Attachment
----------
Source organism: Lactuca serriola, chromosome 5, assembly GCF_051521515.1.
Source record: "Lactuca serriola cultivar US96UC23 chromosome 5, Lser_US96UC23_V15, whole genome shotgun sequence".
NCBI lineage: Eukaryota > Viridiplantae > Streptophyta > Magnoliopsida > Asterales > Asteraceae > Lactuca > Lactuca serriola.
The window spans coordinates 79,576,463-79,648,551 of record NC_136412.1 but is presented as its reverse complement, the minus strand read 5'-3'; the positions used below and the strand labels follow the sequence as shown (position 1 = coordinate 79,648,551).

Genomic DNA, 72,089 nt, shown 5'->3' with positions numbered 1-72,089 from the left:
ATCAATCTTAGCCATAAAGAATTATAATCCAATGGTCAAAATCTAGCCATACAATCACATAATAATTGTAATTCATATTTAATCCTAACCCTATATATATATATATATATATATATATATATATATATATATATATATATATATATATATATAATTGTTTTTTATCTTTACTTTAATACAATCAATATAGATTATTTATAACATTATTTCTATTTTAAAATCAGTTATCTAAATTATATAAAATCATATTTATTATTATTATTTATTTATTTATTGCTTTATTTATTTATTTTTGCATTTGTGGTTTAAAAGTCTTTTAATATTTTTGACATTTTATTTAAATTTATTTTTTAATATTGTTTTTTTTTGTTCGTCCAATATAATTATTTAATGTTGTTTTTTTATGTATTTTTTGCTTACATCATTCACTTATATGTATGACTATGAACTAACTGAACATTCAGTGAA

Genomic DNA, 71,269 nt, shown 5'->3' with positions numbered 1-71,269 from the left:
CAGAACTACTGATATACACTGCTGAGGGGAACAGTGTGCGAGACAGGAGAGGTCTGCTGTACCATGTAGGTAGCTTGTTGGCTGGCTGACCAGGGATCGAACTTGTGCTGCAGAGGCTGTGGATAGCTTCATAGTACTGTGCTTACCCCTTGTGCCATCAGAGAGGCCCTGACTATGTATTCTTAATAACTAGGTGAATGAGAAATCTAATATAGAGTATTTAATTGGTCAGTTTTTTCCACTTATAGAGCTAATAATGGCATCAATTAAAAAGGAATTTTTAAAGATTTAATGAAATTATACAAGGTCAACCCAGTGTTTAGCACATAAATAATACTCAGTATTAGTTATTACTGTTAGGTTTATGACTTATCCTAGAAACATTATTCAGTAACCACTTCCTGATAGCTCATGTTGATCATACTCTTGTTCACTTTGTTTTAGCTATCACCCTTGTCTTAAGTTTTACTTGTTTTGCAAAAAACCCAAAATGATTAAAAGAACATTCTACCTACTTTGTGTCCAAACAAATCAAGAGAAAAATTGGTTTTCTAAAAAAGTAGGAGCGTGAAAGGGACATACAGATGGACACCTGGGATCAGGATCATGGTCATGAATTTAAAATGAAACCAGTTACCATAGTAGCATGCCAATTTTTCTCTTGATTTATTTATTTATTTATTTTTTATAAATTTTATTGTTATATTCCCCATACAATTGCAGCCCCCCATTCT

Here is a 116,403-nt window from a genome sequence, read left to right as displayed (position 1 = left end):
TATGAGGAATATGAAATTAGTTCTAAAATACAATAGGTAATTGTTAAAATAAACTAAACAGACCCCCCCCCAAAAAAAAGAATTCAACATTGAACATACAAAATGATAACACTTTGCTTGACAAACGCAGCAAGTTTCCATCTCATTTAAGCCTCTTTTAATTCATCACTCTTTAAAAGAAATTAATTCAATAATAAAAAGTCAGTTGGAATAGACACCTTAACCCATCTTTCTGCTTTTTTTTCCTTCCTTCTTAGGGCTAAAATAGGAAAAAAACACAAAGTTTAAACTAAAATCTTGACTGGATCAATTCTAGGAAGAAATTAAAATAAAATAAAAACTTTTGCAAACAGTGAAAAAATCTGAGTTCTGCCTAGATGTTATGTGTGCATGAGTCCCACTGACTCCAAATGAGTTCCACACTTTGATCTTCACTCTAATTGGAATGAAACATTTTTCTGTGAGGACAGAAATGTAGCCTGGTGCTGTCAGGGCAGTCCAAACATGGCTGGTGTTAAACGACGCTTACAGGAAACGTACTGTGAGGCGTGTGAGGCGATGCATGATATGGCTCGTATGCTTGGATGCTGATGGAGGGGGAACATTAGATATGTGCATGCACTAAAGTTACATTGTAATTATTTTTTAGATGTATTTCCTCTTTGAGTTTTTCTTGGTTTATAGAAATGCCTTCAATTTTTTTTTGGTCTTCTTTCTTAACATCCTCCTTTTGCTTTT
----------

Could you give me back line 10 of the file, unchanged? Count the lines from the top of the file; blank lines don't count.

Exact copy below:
TATGAGGAATATGAAATTAGTTCTAAAATACAATAGGTAATTGTTAAAATAAACTAAACAGACCCCCCCCCAAAAAAAAGAATTCAACATTGAACATACAAAATGATAACACTTTGCTTGACAAACGCAGCAAGTTTCCATCTCATTTAAGCCTCTTTTAATTCATCACTCTTTAAAAGAAATTAATTCAATAATAAAAAGTCAGTTGGAATAGACACCTTAACCCATCTTTCTGCTTTTTTTTCCTTCCTTCTTAGGGCTAAAATAGGAAAAAAACACAAAGTTTAAACTAAAATCTTGACTGGATCAATTCTAGGAAGAAATTAAAATAAAATAAAAACTTTTGCAAACAGTGAAAAAATCTGAGTTCTGCCTAGATGTTATGTGTGCATGAGTCCCACTGACTCCAAATGAGTTCCACACTTTGATCTTCACTCTAATTGGAATGAAACATTTTTCTGTGAGGACAGAAATGTAGCCTGGTGCTGTCAGGGCAGTCCAAACATGGCTGGTGTTAAACGACGCTTACAGGAAACGTACTGTGAGGCGTGTGAGGCGATGCATGATATGGCTCGTATGCTTGGATGCTGATGGAGGGGGAACATTAGATATGTGCATGCACTAAAGTTACATTGTAATTATTTTTTAGATGTATTTCCTCTTTGAGTTTTTCTTGGTTTATAGAAATGCCTTCAATTTTTTTTTGGTCTTCTTTCTTAACATCCTCCTTTTGCTTTT